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A pitfall of being a gardener is overconfidence.  After triumphing over soil, weather, and a few insects, there’s a swagger to your walk; you find yourself smugly thinking you could master any plant your heart desires.  When you reach that point, there’s always one that calls your bluff. 

In my case, it’s hops, the essential element in beer.  A friend convinced me to put in two plants with a simple plan: grow hops, harvest them, and trade them to brewers for beer. 

The first season was an easy, no-brainer, I thought, since the vines with hand-shaped leaves stayed small and well behaved.  In the winter they died back, and I snipped off the spent vine and tucked in the roots for winter.

The second year, the hops settled in, crawling up the fence and spilling over the side.  “Must be why they call them Cascades,” I thought, “they’re cascading all over the neighbor’s yard.”  Pulling them back, I harvested the cones and offered them to home brewers.

Now in their third season, they’re showing their true nature: alarming.  Not content with climbing the fence, my hops grabbed the neighbor’s apple tree, vining up to cover the branches in an aromatic blanket.  Staring up at the harvest dangling 20 feet above my head, all I could think was “Houston, we have a problem.”

“They’re really vigorous; they’ll climb over anything. They’ll take over bushes, ornamental plants,” says Ali Hamm, Hops Specialist with Summit Plant Laboratories, Inc., in Fort Collins (plantlabs.com/).  “There are reports of them getting 50-feet tall, but in Colorado they’ll only get about 25 feet.”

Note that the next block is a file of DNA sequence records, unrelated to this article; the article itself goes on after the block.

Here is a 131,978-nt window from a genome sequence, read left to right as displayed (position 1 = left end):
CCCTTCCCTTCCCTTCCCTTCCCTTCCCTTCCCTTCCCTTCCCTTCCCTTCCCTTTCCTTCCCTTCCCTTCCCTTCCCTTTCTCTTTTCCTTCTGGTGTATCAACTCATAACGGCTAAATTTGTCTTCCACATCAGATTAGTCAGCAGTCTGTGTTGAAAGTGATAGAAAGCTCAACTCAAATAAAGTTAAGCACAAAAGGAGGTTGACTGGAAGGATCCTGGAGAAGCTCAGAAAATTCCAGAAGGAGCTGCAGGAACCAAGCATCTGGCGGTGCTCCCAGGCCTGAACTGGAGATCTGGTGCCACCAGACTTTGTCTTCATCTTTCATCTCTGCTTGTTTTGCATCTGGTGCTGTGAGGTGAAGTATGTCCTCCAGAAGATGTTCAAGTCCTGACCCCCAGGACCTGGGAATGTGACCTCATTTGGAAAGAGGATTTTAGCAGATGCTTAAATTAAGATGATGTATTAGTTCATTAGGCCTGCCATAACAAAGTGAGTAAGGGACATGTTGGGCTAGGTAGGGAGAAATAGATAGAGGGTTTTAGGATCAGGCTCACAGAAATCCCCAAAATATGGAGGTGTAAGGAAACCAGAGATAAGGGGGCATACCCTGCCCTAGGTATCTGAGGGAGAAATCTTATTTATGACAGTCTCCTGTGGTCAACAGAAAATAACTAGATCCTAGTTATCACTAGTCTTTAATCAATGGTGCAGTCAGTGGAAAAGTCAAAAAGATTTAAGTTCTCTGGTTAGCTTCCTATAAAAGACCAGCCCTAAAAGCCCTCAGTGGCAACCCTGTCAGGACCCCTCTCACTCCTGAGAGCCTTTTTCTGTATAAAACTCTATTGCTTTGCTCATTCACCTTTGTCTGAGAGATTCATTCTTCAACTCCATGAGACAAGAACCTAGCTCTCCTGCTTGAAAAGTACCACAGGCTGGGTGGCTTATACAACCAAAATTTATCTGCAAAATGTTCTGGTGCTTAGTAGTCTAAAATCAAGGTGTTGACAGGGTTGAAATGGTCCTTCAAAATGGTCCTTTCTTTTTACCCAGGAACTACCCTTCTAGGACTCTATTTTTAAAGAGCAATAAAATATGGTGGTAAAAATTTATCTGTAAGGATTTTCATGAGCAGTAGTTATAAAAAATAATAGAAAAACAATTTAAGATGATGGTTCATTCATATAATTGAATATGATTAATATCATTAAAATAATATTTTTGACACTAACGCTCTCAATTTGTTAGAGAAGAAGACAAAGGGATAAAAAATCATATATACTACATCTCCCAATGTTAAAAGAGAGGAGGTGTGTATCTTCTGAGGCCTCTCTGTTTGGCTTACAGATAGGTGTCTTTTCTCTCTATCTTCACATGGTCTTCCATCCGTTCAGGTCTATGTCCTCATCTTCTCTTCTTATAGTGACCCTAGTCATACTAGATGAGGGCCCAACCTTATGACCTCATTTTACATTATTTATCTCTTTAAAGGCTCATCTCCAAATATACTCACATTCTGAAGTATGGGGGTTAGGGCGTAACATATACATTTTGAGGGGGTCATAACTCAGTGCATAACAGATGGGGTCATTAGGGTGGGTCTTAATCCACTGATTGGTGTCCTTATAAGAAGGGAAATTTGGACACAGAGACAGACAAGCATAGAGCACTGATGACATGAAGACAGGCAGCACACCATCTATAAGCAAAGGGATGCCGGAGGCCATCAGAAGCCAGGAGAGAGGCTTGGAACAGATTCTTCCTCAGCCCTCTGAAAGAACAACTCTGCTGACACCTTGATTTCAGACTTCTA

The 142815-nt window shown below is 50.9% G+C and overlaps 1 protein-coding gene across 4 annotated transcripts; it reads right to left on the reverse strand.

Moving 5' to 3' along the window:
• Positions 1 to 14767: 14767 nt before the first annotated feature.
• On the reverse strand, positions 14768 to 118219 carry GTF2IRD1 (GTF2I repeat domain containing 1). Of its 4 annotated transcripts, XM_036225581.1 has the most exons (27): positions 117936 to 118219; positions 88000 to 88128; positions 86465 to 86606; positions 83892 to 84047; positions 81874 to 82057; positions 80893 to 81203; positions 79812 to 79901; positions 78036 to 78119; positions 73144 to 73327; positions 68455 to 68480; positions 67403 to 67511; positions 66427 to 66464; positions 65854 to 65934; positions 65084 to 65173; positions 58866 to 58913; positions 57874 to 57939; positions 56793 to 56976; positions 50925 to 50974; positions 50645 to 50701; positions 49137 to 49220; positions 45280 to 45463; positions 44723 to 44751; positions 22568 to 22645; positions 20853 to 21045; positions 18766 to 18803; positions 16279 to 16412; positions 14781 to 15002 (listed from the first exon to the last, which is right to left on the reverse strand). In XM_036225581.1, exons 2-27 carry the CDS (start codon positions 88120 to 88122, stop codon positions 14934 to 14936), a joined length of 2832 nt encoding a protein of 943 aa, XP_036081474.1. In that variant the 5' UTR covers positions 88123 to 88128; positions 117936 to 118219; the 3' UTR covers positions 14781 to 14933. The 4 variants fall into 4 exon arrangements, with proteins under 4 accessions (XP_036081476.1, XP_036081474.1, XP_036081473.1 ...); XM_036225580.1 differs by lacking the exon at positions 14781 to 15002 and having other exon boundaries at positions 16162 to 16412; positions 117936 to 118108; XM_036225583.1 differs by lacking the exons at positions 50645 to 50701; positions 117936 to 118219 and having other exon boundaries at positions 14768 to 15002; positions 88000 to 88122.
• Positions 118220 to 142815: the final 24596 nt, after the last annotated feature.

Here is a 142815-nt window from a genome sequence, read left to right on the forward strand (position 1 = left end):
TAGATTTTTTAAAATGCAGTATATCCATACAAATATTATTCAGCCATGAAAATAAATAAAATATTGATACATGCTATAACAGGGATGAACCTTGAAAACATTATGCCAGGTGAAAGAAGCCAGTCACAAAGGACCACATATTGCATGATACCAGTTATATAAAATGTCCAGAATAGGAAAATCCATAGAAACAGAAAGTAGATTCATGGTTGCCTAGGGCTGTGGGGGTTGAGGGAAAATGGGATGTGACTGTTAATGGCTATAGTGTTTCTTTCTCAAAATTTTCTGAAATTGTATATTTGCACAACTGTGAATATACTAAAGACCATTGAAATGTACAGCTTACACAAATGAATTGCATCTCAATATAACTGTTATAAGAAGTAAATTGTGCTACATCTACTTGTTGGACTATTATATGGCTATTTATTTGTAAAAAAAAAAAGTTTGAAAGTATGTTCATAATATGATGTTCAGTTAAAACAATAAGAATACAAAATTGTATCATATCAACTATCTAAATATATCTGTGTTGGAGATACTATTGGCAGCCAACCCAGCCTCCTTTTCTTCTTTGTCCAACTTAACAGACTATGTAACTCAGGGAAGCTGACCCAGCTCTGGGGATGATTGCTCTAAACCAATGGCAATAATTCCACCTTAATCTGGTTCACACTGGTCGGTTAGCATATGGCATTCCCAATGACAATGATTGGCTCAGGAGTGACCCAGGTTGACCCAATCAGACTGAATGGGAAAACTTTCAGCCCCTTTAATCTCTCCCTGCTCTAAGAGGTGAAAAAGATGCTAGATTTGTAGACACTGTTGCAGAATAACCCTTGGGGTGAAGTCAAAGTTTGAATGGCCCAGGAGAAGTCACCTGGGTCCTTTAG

Hamm spent four years on what many college students might consider a dream project: researching the best types of hops for our area at Colorado State University.  The high yielding plant shows promise for Colorado growers; warm days, cool nights, low humidity and few pests keep problems away.  Once established, hops are also drought tolerant.

The market for local hops looks strong.  “People in Colorado will always be drinking beer, and there will always be hops in it,” says Hamm, “I think it’s a great crop to be growing here, but I’m biased about it.”  She estimates the industry is two to five years from being established, mainly due to large up front costs of trellising and post harvest equipment.

Brewers are watching the fledgling industry closely, which currently has 75 acres in production.  “We used to get wet hops from Yakima Valley (Washington), but we want to use local hops for our beer,” says Ro Guenzel, Head Brewer for Left Hand Brewing Company in Longmont (lefthandbrewing.com/).  “They’re better, fresher, and we can visit the fields to select the rows that we want.”

Wet hops, unprocessed cones used within 12 hours of harvest, are expensive to ship by overnight express for brewing Left Hand’s Warrior beer.  Now Guenzel brings in his hops from Sunrise Farm in Paonia, which picks and packs the hops onto small airplanes for a quick trip over the mountains to Longmont. 

 “We can only make a wet hop beer once per year, when hops are picked.  Since they’re not dried, there’s no loss of volatile oils.  They provide a different character to the beer, it’s a little greener, brighter flavor,” he said.  Balancing malty sweetness with a touch of bitterness is not all hops do; each type brings its own flavor to the brew.  “Hops can be citrusy, piney, earthy – they’re all unique.”

Guenzel was happy to take the two bushels of hops harvested from my plants to add to the Warrior brew.  “Cascades are the most widely used, they’re the quintessential hop.”  But Hamm also recommends Chinook, Crystal, or Nugget for people who want a tried and true plant.  Then get to know your neighbor, taking them beer in exchange for their patience with your vine. 

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